Once upon a time, a sea otter was sleeping while floating in the ocean, peacefully unaware of a nearby boat of gawking, giggling humans.
While the otter napped, possibly dreaming of tasty sea urchins, one brazen onlooker decided to reach out and poke the poor creature. Naturally, the sea otter jolted awake in apparent terror before scurrying away into deeper waters.
Moreover, human-to-sea otter interactions can end in injury to both the animal and the human.
“If [sea otters] feel unduly threatened, they will get aggressive,” Carrie Goertz, staff veterinarian for the Alaska SeaLife Center, told The Huffington Post. “It’s also just not smart, as they have sharp teeth and claws; some refer to them as ‘chainsaws with fur.'”
Adding to this troubling compendium of results is a disturbing new study, published Thursday in the journal Evolution and Human Behavior. The study of mostly white participants shows that men with black-sounding names are more likely to be imagined as physically large, dangerous and violent than those with stereotypically white-sounding names.
“The participant sample, despite being slightly left of center politically, automatically attributed violence to individuals based solely on having names like Darnell or Juan; whereas names such as Connor automatically led to expectations of prestige and status,” Holbrook told The Huffington Post in an email. “This seems to clearly echo the fear of black and Latino men in our society, which is ironic and disturbing as they are often the victims of violence–precisely because people are afraid of them.”
For the study, the researchers conducted a series of experiments involving about 1,500 mostly white adults. In the first experiment, participants were asked to read one of two nearly identical stories about a main character who bumped into a man at a bar, and the man angrily responded “Watch where you’re going, a–hole!”
In one version of the story, the character’s name was either Jamal, DeShawn or Darnell. In another version, the character’s name was —> Read More
An estimated seven to ten million people worldwide are living with Parkinson’s disease. More than half of PD patients develop progressive disease showing signs of dementia similar to Alzheimer’s disease. A research team at University of Copenhagen, Denmark, has discovered that non-inheritable PD may be caused by functional changes in the immune regulating gene Interferon-beta (IFNβ). Treatment with IFNβ-gene therapy successfully prevented neuronal death and disease effects in an experimental model of PD. —> Read More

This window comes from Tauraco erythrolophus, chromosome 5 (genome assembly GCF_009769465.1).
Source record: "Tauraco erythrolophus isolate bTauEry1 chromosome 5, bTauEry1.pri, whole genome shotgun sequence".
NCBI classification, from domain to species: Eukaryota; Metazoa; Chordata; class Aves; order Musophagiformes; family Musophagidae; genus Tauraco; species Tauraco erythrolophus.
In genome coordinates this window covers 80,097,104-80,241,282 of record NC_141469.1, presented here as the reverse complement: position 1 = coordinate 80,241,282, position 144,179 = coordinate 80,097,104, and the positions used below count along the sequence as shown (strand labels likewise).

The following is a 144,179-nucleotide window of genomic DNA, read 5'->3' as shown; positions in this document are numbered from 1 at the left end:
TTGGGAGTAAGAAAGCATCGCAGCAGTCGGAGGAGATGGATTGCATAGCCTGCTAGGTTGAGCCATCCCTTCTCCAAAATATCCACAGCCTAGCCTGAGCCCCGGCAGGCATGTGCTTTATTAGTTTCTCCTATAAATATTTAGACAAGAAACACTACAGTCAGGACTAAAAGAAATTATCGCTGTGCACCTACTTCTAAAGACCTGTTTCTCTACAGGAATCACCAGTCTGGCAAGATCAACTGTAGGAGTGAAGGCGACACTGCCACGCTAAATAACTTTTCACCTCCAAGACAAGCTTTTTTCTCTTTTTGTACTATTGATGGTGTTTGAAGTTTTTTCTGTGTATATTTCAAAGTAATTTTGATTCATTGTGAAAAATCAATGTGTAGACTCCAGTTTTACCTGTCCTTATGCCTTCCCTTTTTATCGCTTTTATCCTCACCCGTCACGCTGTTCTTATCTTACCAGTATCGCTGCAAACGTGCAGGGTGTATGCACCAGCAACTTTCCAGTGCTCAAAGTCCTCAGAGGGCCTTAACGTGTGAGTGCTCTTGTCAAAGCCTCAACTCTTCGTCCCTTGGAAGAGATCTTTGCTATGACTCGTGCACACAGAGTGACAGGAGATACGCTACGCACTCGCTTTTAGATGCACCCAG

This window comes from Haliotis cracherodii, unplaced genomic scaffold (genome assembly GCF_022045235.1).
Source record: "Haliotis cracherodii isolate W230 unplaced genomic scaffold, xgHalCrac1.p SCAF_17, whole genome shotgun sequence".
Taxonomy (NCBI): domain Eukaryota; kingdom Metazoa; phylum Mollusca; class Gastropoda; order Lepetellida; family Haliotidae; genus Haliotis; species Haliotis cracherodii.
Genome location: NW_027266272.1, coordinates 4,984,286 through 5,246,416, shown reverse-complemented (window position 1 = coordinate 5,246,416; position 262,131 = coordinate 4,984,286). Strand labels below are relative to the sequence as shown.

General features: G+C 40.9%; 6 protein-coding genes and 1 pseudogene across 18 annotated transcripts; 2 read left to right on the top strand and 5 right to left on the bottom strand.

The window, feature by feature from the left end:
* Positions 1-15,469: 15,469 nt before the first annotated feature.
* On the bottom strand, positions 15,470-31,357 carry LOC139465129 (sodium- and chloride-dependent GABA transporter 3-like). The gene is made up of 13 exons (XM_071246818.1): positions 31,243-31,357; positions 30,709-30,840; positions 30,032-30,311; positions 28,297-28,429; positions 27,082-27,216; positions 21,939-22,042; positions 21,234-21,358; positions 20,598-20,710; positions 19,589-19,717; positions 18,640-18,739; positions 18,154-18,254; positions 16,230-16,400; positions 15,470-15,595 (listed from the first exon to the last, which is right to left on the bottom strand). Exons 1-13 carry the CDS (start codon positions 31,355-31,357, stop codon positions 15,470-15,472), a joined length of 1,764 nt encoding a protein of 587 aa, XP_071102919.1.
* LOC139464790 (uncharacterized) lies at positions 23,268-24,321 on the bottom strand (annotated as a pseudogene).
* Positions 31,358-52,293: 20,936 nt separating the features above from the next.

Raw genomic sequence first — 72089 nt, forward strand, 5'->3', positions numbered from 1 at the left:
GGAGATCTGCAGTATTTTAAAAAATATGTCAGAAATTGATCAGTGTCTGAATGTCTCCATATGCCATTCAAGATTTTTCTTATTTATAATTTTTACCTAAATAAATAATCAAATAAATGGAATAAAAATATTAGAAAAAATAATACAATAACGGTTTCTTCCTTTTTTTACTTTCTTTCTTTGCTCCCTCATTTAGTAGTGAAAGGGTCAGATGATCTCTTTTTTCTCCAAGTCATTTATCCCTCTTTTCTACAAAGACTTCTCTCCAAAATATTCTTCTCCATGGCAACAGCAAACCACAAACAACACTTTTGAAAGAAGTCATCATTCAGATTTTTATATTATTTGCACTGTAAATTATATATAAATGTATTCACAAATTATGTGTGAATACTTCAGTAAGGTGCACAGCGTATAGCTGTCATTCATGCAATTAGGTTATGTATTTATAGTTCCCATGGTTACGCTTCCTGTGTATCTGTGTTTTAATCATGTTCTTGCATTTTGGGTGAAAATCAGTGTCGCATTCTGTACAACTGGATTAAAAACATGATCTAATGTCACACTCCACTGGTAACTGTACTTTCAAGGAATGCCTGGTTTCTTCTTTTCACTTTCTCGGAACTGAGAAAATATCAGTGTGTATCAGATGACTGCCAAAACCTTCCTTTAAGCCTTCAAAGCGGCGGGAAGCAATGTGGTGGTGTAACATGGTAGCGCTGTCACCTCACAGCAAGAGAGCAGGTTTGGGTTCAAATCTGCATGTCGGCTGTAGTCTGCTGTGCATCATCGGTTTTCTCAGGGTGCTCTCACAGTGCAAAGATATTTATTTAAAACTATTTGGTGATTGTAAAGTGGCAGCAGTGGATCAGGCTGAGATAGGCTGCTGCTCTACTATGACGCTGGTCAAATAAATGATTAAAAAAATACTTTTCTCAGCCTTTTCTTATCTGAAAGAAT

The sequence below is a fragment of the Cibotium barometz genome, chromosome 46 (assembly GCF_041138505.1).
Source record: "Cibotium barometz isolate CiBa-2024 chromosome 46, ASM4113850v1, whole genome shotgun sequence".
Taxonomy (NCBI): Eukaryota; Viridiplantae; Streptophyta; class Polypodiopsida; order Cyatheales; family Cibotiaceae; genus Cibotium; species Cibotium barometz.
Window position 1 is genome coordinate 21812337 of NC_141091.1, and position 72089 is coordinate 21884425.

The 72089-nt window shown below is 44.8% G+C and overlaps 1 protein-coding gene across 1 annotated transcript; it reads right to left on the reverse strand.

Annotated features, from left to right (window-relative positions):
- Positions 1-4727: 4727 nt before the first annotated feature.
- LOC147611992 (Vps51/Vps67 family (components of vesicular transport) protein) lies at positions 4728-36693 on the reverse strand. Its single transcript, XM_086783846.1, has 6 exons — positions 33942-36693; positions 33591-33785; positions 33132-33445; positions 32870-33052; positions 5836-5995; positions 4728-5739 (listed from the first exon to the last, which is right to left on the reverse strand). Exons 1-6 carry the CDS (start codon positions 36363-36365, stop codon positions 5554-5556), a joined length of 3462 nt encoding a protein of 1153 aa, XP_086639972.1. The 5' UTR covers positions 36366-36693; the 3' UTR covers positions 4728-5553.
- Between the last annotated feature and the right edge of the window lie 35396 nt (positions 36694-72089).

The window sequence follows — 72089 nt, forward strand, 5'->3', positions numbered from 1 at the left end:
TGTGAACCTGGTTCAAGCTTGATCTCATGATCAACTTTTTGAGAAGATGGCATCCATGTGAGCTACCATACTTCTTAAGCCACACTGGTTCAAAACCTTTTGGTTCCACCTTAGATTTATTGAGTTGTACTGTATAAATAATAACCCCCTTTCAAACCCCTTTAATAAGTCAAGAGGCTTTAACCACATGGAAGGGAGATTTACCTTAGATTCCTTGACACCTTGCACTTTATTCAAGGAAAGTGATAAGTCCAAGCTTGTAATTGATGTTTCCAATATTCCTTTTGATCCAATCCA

It was rain that wouldn’t quit. A weather system fueled by warm moisture streaming in from the Atlantic Ocean on Oct. 3 and 4 relentlessly dumped between one and two feet of rain across most of South Carolina.
Women are more upset by emotional betrayal by their partners than sexual infidelity, while for men, it is the exact opposite, according to a study by the Norwegian University of Science and Technology. —> Read More
Borneo has a shark problem. Over 100 species of sharks live in this region of the Coral Triangle, a region of highest marine biodiversity in the world. Not only do large sharks like hammerheads, tigers and bull sharks swim here, but also endemic species like the Borneo shark, and small bamboo and cat sharks.
Borneo has a shark problem, but it is not the kind you think.
“How much is this?” The scalloped hammerhead shark hangs lifeless from my friend’s hand. “10 Ringgit,“replies the fishmonger, around $3 US a kilo. From the looks of the size of the baby scalloped hammerhead shark she weighs less than 1 Kilo, and may have never been born. Fishmongers chatter around us, singing out their wares at the Kota Kinabalu market in Malaysian Borneo, rhythmically advertising their catch ranging from squid, squirrel fish, blue spotted rays, yellow tail tuna and many, many species in between. The diversity is a macabre mirror of the resplendent coral reef we have just been diving at the world famous Sipadan Island as part of a Sabah shark count.
The baby shark is among a group of finned sharks including bamboo sharks, what looks like a mutilated reef shark, and a large bin of coral catsharks. After searching for them in the wild, we came to investigate whether cat sharks and bamboo sharks were being caught and sold in the local markets. We found the catsharks with their fins are piled alongside the stacked shark corpses. “How much are the fins?” Bertie asks the vendor.
“75 Ringgit.” the man tells us, “100grams.” That is about 25 dollars wet weight for a tiny fin. A set of five could barely make a bowl of shark fin soup. Dried fins can sell —> Read More